How much will it cost to buy you out?"
Back in the day, I used to like Alicia Reece. I voted for the vice mayor. Twice.
Be clear that I empathize with that age-old pull of being black in a hard place. Negroes expect one thing, while everyone else expects something else. When you're black in a hard place, you can never be good enough, do enough good, be black enough or tame your blackness into its safer, older cousin, the Non-Offensive Negro.
It sucks, really. It's a trap, and no Negro should believe the hype.
That doesn't mean there's room for an absence of integrity. More on that later. Now for the roller coaster.
I forgave Reece her unprofessional transgressions when she scarfed a bag of cheese puffs during our first meeting. While I was reporting the cover story "Ware-ing Thin" (see issue of Sept. 2-8, 1999) about the sorry state of local black media, I interviewed Reece at WCIN (1480 AM), where she was executive producer of 1480 Talk with Lincoln Ware.
I got over being offended by her orange fingertips. I stopped obsessing over whether she'd have done that had I been a white reporter in her office. Maybe. Who knows?
I respected Reece for attacking the vote in an old-school, grassroots style during her 1999 campaign for her first term on Cincinnati City Council. I even admired her for the way she worked her daddy Steve's connects like those white prep boys who cash in their daddy's blue blood favor chips.
Why the hell not? Since when has privilege been exclusively a birthright of the majority?
"You go, girl!" fell out of my mouth and, horrified, I'd look around to see who said it.
That soon turned into "Oh, gawd" whenever I read or heard about deals Reece brokered in her father's name, like the one with the Westin Hotel wherein anyone using Steve's Bond Hill meeting space Integrity Hall receives hotel discounts. That mires her objections to the boycott in a self-serving agenda. Suddenly, the name "Integrity Hall" is fraught with irony.
Negresses publicly scrutinizing one another puts us on shaky ground. But drama aside, Reece owes us.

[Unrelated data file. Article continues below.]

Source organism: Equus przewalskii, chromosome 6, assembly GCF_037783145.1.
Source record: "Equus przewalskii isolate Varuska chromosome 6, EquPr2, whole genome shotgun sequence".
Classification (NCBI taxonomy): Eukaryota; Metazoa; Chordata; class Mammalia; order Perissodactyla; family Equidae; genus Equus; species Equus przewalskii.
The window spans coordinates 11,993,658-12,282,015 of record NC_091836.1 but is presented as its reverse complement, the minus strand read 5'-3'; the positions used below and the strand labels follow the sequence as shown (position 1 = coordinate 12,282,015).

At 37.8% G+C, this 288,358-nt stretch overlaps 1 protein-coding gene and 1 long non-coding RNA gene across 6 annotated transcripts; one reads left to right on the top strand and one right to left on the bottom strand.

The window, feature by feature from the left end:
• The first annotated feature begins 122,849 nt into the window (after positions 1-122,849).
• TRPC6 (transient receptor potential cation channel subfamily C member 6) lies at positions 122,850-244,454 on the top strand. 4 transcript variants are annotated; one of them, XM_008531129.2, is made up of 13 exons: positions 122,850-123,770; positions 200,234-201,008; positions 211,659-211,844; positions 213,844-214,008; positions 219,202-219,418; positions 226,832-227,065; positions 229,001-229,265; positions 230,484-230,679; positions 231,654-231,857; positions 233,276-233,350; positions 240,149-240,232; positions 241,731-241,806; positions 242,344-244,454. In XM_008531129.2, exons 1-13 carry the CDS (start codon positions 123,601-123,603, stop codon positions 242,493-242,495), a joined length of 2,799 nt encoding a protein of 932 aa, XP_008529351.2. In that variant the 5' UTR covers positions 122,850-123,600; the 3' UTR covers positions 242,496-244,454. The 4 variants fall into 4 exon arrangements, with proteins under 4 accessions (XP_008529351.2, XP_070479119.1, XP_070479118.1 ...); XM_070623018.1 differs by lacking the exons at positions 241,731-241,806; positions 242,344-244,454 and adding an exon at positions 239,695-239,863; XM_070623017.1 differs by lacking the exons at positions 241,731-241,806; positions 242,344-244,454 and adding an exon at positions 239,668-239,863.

She owes us more than her cross-promotional tactics of pushing her father's business interests. It's starting to smell like a conflict of interest. I'd rather they play out their Joe and LaToya Jackson scenario on their own time.
What Reece really owes us is the firebrand persona that engaged us in the first place.
Before she joined council, Reece called for a U.S. Department of Justice investigation into the police shooting of Michael Carpenter, even writing a letter to former Attorney General Janet Reno. This is the same Reece who, at the risk of alienating herself from council's other Negroes, brazenly and rightfully criticized the spending of the Greater Cincinnati African American Chamber of Commerce.
Then, as a muzzling tactic, Mayor Charlie Luken appointed her vice mayor.
I know, I know. Black folks like their public Negroes crusading. I'll cop to that.
But at some point in Reece's crusade, her Willona Woods Good Times feistiness morphed into the narcissism of Dynasty's Dominique Deveraux. It's the arrogance. It's also the oratio politicus -- the political speak -- the talking in circles and all the time landing back on herself.
After the April 12 signing of the collaborative agreement, when BET's Ed Gordon asked her about resolution, reparations and riots, Reece blathered on about how well she's done her job. I thought the point of politics wasn't what you did but what you'll do.
It's not just me who's noticed Reece should be charged with LWI -- Leading While Intoxicated (with Power). I heard she was booed and heckled when she took the microphone at the recent anniversary party of the demigods at WIZF (100.9 FM). A cash bar will bring out the worst in some Negroes.
On April 7, a group of us leftover from the March for Justice ended up on Republic Street. Several 40ish black women held forth, clutching large signs.
I yelled for a CityBeat photographer to get a shot of one of the signs. Later the photographer, a black man, passed the photo to me.
"I've been thinking about a column about Alicia, and this is the headline," I told him, pointing to the sign in the picture.
"Don't put that in the paper," he said.
Out of deference to him and to keep this from teetering further into a niggerbitchfit, I'll say only that the sign contained the words "massa," "mouth" and "slave." You connect the dots.
I'll put it more nicely: Reece is losing her grip on some much-needed street credentials. She need only get back to where she once belonged.
Hear Kathy's commentaries on National Public Radio's All Things Considered.